Raif Badawi tried to ‘free Saudi liberals’
It’s strange how the world seems to have forgotten all about Raif Badawi, the Saudi blogger arrested three years ago and subsequently sentenced to 1,000 lashes and a 10 year jail sentence. When Badawi’s sentence was announced and then when the first 50 lashes were administered (January this year) there was an international outcry and much media outrage, but this seems largely muted now.
Every so often one hears stories of his wife campaigning for his release, but as a media campaigning issue this seems to have become passé.
The Saudi blogger is only 31 years old. He was arrested in June 2012 on a charge of ‘insulting Islam through electronic channels’ and then was also later charged with apostasy. Badawi is the founder of a website with the rather intriguing name ‘Free Saudi Liberals’. This website featured discussion and criticism of Saudi policy and religious politics, something which obviously did not go down well with the Saudi authorities so one of the many charges against him was of "setting up a website that undermines general security".
As the blogger was thus deemed an enemy of the state, and the proceedings against him became harsher and harsher, his young wife and children managed to get asylum in Canada. But Badawi, the young Saudi man who dared to criticise the Saudi state, remains a prisoner. A prisoner who still has 950 lashes of his sentence to undergo.
Amnesty International describes Badawi as a prisoner of conscience, somebody who has been incarcerated "solely for peacefully exercising his right to freedom of expression". Human Rights Watch has the same view and has followed not just Badawi’s case but that of many other Saudi activists and dissidents who have been prosecuted and jailed. Badawi has been sentenced but hanging over his head is still the dangerous threat that he will be tried on apostasy charges -- a charge for which the punishment is death.
This is perhaps the equivalent of the Christian Church’s primitive practice of burning ‘heretics’ at the stake. Organised and dogmatic religion abhors criticism or rational argument. And now, in this age of the internet, Islam seems to be having its own moment of silencing the ‘heretics’. The internet -- blogs and social media -- amplify the views of those who question and criticise and this is something that the custodians of the faith cannot tolerate, and so it is that Muslim bloggers are now such a vulnerable -- and endangered -- group.
Look at the case of the Bangladeshi bloggers: in February this year the secular blogger Avijit Roy was killed in Dhaka by machete wielding attackers, his wife suffered head injuries and one of her fingers was hacked off. The couple were visiting from the United States. One month later another blogger known for criticising religious extremism was targeted: the 27 year old Washiqur Rahman was stabbed to death in Dhaka.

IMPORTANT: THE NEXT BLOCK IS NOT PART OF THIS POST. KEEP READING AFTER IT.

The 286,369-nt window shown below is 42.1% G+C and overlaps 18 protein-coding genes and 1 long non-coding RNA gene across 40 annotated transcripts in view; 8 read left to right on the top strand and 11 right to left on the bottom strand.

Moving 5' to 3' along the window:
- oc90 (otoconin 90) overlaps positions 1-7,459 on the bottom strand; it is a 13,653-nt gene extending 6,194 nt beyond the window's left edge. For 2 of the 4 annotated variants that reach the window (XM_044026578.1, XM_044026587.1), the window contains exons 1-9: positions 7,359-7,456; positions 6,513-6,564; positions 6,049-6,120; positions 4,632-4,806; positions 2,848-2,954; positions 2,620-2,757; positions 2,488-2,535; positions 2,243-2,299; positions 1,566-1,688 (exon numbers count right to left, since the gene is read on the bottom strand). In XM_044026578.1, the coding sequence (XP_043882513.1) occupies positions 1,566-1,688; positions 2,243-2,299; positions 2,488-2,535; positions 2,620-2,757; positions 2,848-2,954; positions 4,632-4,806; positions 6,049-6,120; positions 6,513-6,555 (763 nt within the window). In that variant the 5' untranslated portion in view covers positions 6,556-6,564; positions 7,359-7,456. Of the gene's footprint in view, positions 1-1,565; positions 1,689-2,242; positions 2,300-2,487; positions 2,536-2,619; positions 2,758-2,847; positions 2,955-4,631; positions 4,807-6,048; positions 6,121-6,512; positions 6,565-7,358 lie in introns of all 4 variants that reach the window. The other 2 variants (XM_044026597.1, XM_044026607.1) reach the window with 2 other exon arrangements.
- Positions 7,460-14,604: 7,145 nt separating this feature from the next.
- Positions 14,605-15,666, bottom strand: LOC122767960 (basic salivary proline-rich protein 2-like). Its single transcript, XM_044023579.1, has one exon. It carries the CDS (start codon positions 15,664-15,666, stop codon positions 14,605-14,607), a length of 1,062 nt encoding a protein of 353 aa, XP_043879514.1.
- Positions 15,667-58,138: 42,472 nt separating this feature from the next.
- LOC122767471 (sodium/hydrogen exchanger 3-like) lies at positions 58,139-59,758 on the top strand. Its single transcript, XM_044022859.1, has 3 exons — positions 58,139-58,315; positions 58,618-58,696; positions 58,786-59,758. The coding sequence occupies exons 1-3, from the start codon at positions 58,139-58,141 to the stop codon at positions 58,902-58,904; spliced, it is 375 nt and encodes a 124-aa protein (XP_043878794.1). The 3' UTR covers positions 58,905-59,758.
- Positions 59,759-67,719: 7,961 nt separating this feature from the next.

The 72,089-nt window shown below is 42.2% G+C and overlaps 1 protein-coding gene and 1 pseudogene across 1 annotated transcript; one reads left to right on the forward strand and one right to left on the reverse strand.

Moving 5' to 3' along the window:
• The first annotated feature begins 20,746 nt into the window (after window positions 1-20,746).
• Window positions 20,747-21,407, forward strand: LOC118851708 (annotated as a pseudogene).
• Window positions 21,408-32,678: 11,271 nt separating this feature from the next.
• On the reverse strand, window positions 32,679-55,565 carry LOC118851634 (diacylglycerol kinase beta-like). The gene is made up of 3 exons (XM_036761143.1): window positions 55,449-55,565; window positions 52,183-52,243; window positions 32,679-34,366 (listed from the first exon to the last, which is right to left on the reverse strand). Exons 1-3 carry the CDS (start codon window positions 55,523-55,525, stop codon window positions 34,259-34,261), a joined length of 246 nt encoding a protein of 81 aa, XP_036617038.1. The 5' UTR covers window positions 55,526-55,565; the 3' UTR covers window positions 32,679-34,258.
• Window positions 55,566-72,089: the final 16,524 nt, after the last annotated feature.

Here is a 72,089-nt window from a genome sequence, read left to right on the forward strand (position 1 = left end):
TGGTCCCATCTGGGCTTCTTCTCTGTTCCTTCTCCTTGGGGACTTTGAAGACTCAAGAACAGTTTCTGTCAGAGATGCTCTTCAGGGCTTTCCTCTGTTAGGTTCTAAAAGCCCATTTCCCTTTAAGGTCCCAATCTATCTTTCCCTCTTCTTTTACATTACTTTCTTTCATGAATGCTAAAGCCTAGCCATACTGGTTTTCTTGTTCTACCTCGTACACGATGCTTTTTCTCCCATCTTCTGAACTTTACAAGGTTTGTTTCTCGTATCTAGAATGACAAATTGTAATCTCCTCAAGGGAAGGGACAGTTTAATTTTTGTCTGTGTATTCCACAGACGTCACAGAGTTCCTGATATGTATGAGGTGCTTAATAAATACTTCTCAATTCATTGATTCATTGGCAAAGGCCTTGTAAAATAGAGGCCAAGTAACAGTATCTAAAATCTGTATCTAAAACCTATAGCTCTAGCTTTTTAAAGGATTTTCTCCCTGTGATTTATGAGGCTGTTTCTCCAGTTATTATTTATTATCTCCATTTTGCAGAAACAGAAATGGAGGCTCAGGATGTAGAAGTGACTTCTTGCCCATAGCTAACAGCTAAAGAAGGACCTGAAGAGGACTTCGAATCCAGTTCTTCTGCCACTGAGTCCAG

These attacks came two years after the murder of another secular blogger the 30 year old Ahmed Rajib Haider: he was also hacked to death by machete wielding activists, and although the government promised action then, it was perhaps their failure to move against the right wing religious groups linked to the attack that facilitated the 2015 attacks.
But it is not just in Bangladesh that secular bloggers or social activists face threats from religious fascism; let us not forget the cases of Egyptian comedians Adel Imam and Bassem Yousseff. In 2012, the 72 year old Adel Imam, was sentenced to three months in jail for ‘defaming Islam’ while Bassem Youssef, a critic of the then President Morsi, was arrested in 2013 for "insulting Islam".
Has the end of the Cold War to some degree facilitated the upsurge of a fanatical, intolerant version of Islam? Communism was a dogmatic, society-centred ideology which did not need the sanctification of religion -- perhaps because the state was already so strong -- whereas Capitalism needed (and still needs) religion as a political lever. Also, the ‘Free’ World used Islamic jihad as a major weapon during the Cold War and Muslim countries are dealing with the repercussions now.
Whether it was the Afghan Mujahideen, the General Zia Caliphate or the policies of an oppressive Saudi regime, all western foreign policy included strategies that strengthened the use of Islam as something that could be used to silence and intimidate.
So then what is to become of those in the Muslim world who, in the cause of fairness and progress, wish to debate and discuss the ways of their rulers and clergy? What is to become of the activists who dare to raise their voice against injustice or discrimination? I suppose they (or we) should tread very carefully -- or be prepared for the machetes, the lashes, the lynch mob.
Raif Badawi tried to ‘free Saudi liberals’ but got jail and flogging in return for his efforts. And most of the ‘free world’ seems to have forgotten all about him…